Fannie, Freddie allowed to hold limited $3 billion capital buffer

Fannie, Freddie allowed to hold limited $3 billion capital buffer
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Fannie Mae and Freddie Mac will be allowed to maintain a limited capital buffer to protect against possible losses, according to a new deal announced Thursday by the Treasury Department and the Federal Housing Finance Agency (FHFA).

The mortgage giants, which were taken over by the government in the wake of the 2008 financial crisis, will each get a capital cushion of $3 billion starting Dec. 31, a day ahead of when their capital was expected to fall to zero.

"Both the Treasury and the FHFA believe that a draw on the Treasury funding commitment may be required given tax reform legislation and the write-down of the deferred tax assets held on the balance sheets of Fannie Mae and Freddie Mac,” the Treasury Department said.

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The new agreement changes the arrangement requiring Fannie and Freddie to send quarterly dividends to Treasury until their capital hits zero, which was expected by the start of 2018.

"Treasury’s first duty is to ensure that taxpayers are being protected,” said Treasury Secretary Steven MnuchinSteven Terner MnuchinOn The Money: Waters clashes with Trump officials over 'disastrous' housing finance plan | Dems jump into Trump turf war over student loans | House passes bill targeting anonymous shell companies Two new Trump executive orders will shape up Treasury and hold bureaucracy accountable Trump has floated Mnuchin, Conway for White House chief of staff: report MORE.

“This agreement balances the concerns of the FHFA with compensation for taxpayers,” Mnuchin said.

Comprehensive housing finance reform is a top priority next year, Mnuchin said.

FHFA Director Mel Watt said that "while it is apparent that a draw will be necessary for each enterprise if tax legislation results in a reduction to the corporate tax rate, FHFA considers the $3 billion capital reserve sufficient to cover other fluctuations in income in the normal course of each enterprise’s business.”

“We, therefore, contemplate that going forward enterprise dividends will be declared and paid beyond the $3 billion capital reserve in the absence of exigent circumstances,” Watt said.

Watt has been exploring options during the past several months to address the capital issue.

As part of the deal, the $3 billion capital buffer will be used as a baseline each quarter to determine dividend payments from Fannie and Freddie, Treasury said.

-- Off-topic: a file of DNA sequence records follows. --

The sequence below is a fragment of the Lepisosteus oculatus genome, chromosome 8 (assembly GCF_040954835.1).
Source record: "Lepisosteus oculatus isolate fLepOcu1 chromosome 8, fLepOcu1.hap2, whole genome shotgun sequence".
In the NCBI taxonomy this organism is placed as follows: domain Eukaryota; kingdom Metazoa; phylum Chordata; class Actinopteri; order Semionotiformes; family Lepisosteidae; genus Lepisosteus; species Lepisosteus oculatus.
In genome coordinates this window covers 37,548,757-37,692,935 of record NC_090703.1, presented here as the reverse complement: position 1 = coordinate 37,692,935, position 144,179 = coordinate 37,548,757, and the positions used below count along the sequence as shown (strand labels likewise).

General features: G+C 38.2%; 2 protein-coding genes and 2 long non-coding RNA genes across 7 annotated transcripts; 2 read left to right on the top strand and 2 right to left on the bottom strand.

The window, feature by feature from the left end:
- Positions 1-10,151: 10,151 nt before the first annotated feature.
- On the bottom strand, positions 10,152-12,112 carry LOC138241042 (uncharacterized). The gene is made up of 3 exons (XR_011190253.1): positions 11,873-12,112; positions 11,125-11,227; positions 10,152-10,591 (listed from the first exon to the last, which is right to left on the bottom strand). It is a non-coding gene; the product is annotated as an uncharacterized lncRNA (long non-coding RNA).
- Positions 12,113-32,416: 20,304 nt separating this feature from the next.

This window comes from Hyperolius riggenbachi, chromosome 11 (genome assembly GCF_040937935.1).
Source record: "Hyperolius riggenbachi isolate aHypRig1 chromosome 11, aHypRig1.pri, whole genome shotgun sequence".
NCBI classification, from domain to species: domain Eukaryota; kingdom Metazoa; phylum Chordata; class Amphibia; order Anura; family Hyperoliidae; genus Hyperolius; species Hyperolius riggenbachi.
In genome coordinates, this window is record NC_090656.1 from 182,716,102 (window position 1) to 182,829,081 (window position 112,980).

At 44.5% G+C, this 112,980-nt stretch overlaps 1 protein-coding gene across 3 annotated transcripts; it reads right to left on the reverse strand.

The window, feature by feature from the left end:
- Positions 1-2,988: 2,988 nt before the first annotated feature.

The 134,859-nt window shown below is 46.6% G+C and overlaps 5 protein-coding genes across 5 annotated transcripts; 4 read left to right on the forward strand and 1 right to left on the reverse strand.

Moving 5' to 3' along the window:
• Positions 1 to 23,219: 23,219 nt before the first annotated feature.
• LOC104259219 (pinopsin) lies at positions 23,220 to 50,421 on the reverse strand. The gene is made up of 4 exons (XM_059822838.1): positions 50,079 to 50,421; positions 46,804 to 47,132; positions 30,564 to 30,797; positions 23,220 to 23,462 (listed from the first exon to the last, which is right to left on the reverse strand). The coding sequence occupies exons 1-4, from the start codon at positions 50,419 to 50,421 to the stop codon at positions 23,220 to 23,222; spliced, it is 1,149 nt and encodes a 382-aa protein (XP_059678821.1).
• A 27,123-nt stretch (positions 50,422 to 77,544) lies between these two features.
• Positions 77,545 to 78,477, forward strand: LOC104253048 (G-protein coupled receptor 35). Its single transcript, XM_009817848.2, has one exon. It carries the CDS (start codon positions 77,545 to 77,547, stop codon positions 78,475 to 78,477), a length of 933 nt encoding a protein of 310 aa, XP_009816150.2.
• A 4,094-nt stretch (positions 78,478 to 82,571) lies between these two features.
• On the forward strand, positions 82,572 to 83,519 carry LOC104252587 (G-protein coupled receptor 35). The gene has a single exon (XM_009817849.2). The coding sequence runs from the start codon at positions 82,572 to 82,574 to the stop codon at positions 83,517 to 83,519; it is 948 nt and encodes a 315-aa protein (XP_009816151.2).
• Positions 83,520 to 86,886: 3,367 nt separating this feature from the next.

Treasury made clear that any failure by the government-sponsored enterprises (GSE) to declare and pay a full quarterly dividend "will result in the automatic, immediate termination of its capital buffer."

But House Financial Services Committee Chairman Jeb HensarlingThomas (Jeb) Jeb HensarlingHas Congress lost the ability or the will to pass a unanimous bipartisan small business bill? Maxine Waters is the Wall Street sheriff the people deserve Ex-GOP congressman heads to investment bank MORE (R-Texas) said he was “very disappointed” with the decision to "roll back these vital taxpayer protections" that leave them on the hook for upward of $250 billion of future losses.

“There is simply no good reason, policy or otherwise, why we should be putting the GSEs' balance sheets ahead of the interest of taxpayers,” Hensarling said.

"Americans deserve better, and we need to reform our broken financing system now, not tomorrow, not next Congress, not next crisis. Now," he said. 

Congress has yet to pass legislation that would overhaul Fannie and Freddie despite several attempts.

There has been a debate among housing, mortgage and banking groups over whether Fannie and Freddie should be allowed to keep their profits instead of sending them to the Treasury beyond the amount owed taxpayers.

David Stevens, head of the Mortgage Bankers Association, said that establishing the buffer “is a measured response and will create enough cushion for general accounting losses, aside from the impacts resulting from the latest tax legislation.”

“This negotiated outcome is far better than the director taking unilateral action and should put to rest calls for indefinite retention of earnings.”

Stevens, who has long pushed for Congress to write a housing finance bill that would overhaul Fannie and Freddie, said it is time to focus on resolving the “conservatorship through congressional reform.”

Independent Community Bankers of America (ICBA) President and CEO Camden Fine threw his support behind the new agreement and advocated for recapitalizing Fannie and Freddie. 

“ICBA has been an ardent supporter of allowing the government-sponsored enterprises (GSEs) to rebuild their capital buffers, which had been scheduled to drop to zero at the end of the year, to avoid another taxpayer bailout and support the mortgage market,” Fine said.

He argued that the two agencies have sent more than $280 billion to the Treasury since 2013, nearly $100 billion more than the capital infusion they received from taxpayers to stay afloat during the financial crisis.

"While this sweep of GSE revenue has been a great investment for the federal government, it harms the taxpayers and community banks that depend on the liquidity that Fannie Mae and Freddie Mac provide," Fine said.